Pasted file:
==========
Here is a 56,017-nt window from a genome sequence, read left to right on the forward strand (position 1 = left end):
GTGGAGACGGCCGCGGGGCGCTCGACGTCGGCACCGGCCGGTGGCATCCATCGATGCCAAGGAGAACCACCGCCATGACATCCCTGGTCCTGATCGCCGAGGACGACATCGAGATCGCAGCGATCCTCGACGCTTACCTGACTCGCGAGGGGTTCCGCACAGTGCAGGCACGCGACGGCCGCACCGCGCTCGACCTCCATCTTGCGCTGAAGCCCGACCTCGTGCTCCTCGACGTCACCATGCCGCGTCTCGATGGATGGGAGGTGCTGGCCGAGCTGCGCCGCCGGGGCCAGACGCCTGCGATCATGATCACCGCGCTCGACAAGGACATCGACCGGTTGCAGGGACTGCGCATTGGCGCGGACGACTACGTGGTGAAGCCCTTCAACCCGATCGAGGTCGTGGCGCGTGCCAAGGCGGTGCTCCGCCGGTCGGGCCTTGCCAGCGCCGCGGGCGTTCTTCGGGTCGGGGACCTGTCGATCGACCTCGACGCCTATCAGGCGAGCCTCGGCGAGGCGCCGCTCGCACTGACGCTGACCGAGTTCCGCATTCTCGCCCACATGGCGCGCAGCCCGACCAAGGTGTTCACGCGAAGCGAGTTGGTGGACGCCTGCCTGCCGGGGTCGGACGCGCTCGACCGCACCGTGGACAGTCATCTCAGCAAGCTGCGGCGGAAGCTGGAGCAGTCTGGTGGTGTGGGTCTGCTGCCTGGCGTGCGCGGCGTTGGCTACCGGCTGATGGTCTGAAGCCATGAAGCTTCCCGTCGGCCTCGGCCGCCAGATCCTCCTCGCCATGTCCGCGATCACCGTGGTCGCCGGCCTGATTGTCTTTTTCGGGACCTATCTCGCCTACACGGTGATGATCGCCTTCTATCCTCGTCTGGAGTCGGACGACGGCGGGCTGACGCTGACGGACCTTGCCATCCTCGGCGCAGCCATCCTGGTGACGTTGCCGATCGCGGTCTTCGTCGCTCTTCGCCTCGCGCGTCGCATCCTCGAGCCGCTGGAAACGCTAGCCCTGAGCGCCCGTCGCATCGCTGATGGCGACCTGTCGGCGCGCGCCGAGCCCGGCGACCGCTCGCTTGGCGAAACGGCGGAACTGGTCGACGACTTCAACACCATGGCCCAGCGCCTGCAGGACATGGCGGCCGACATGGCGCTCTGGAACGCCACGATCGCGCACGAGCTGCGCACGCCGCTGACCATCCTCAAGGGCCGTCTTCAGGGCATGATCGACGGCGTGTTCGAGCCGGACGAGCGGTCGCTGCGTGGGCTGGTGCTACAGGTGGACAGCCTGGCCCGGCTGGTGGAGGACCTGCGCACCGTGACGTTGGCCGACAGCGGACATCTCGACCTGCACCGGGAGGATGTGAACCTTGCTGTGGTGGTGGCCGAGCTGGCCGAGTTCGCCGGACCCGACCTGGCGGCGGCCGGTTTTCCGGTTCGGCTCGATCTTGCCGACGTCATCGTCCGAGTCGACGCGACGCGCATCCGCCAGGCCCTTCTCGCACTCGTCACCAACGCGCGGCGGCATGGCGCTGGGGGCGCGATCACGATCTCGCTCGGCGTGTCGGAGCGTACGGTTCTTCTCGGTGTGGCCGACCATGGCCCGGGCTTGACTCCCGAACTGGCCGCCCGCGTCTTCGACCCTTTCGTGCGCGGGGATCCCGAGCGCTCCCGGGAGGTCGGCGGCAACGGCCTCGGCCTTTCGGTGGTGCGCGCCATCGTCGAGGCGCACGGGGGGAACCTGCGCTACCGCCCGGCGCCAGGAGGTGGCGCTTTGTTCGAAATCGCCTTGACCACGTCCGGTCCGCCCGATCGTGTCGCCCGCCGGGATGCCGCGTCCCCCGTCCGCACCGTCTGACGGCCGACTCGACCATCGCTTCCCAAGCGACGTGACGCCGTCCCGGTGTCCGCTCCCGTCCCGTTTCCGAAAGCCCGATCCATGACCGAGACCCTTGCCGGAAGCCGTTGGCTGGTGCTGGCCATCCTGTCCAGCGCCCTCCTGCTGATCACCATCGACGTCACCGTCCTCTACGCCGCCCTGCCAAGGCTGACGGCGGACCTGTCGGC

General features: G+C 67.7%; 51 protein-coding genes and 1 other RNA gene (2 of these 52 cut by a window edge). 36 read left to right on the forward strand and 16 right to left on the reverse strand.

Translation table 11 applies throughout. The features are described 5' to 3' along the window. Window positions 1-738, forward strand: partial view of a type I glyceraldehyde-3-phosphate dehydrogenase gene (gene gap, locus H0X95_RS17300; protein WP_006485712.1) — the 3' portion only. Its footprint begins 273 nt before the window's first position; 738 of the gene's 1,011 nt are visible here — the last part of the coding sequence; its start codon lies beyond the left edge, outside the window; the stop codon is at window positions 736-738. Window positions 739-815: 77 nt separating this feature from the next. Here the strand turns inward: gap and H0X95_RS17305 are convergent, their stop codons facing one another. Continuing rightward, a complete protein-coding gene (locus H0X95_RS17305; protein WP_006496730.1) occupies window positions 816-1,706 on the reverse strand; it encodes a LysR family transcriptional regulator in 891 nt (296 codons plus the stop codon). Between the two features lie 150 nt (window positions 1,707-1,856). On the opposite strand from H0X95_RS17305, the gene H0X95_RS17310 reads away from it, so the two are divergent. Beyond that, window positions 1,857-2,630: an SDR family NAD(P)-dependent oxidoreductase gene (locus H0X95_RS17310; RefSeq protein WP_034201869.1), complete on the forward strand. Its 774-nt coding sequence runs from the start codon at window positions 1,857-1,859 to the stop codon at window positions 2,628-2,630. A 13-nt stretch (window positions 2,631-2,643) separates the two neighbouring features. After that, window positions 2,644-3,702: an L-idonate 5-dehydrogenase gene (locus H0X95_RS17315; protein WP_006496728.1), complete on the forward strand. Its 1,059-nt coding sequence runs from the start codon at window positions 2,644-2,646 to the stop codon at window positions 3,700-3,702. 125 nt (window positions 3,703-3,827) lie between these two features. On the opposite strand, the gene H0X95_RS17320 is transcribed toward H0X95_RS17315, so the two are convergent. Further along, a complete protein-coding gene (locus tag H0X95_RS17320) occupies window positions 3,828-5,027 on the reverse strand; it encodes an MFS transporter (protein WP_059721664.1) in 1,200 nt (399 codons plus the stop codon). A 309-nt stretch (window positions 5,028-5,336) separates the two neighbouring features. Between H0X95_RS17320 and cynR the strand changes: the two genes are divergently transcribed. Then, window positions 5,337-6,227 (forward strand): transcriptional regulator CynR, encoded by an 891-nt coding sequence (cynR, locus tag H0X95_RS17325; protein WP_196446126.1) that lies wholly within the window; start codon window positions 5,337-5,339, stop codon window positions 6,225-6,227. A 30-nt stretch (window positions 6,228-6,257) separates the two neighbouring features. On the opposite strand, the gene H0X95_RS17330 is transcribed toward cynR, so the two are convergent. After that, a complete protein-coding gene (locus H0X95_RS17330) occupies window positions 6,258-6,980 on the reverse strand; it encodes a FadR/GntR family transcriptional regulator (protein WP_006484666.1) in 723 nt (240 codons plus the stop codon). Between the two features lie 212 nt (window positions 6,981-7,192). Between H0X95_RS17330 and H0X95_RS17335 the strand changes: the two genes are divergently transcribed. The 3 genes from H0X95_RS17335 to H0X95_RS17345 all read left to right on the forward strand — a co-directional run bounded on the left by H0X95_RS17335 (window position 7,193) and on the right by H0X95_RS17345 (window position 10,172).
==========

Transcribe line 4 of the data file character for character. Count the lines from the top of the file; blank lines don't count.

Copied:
Translation table 11 applies throughout. The features are described 5' to 3' along the window. Window positions 1-738, forward strand: partial view of a type I glyceraldehyde-3-phosphate dehydrogenase gene (gene gap, locus H0X95_RS17300; protein WP_006485712.1) — the 3' portion only. Its footprint begins 273 nt before the window's first position; 738 of the gene's 1,011 nt are visible here — the last part of the coding sequence; its start codon lies beyond the left edge, outside the window; the stop codon is at window positions 736-738. Window positions 739-815: 77 nt separating this feature from the next. Here the strand turns inward: gap and H0X95_RS17305 are convergent, their stop codons facing one another. Continuing rightward, a complete protein-coding gene (locus H0X95_RS17305; protein WP_006496730.1) occupies window positions 816-1,706 on the reverse strand; it encodes a LysR family transcriptional regulator in 891 nt (296 codons plus the stop codon). Between the two features lie 150 nt (window positions 1,707-1,856). On the opposite strand from H0X95_RS17305, the gene H0X95_RS17310 reads away from it, so the two are divergent. Beyond that, window positions 1,857-2,630: an SDR family NAD(P)-dependent oxidoreductase gene (locus H0X95_RS17310; RefSeq protein WP_034201869.1), complete on the forward strand. Its 774-nt coding sequence runs from the start codon at window positions 1,857-1,859 to the stop codon at window positions 2,628-2,630. A 13-nt stretch (window positions 2,631-2,643) separates the two neighbouring features. After that, window positions 2,644-3,702: an L-idonate 5-dehydrogenase gene (locus H0X95_RS17315; protein WP_006496728.1), complete on the forward strand. Its 1,059-nt coding sequence runs from the start codon at window positions 2,644-2,646 to the stop codon at window positions 3,700-3,702. 125 nt (window positions 3,703-3,827) lie between these two features. On the opposite strand, the gene H0X95_RS17320 is transcribed toward H0X95_RS17315, so the two are convergent. Further along, a complete protein-coding gene (locus tag H0X95_RS17320) occupies window positions 3,828-5,027 on the reverse strand; it encodes an MFS transporter (protein WP_059721664.1) in 1,200 nt (399 codons plus the stop codon). A 309-nt stretch (window positions 5,028-5,336) separates the two neighbouring features. Between H0X95_RS17320 and cynR the strand changes: the two genes are divergently transcribed. Then, window positions 5,337-6,227 (forward strand): transcriptional regulator CynR, encoded by an 891-nt coding sequence (cynR, locus tag H0X95_RS17325; protein WP_196446126.1) that lies wholly within the window; start codon window positions 5,337-5,339, stop codon window positions 6,225-6,227. A 30-nt stretch (window positions 6,228-6,257) separates the two neighbouring features. On the opposite strand, the gene H0X95_RS17330 is transcribed toward cynR, so the two are convergent. After that, a complete protein-coding gene (locus H0X95_RS17330) occupies window positions 6,258-6,980 on the reverse strand; it encodes a FadR/GntR family transcriptional regulator (protein WP_006484666.1) in 723 nt (240 codons plus the stop codon). Between the two features lie 212 nt (window positions 6,981-7,192). Between H0X95_RS17330 and H0X95_RS17335 the strand changes: the two genes are divergently transcribed. The 3 genes from H0X95_RS17335 to H0X95_RS17345 all read left to right on the forward strand — a co-directional run bounded on the left by H0X95_RS17335 (window position 7,193) and on the right by H0X95_RS17345 (window position 10,172).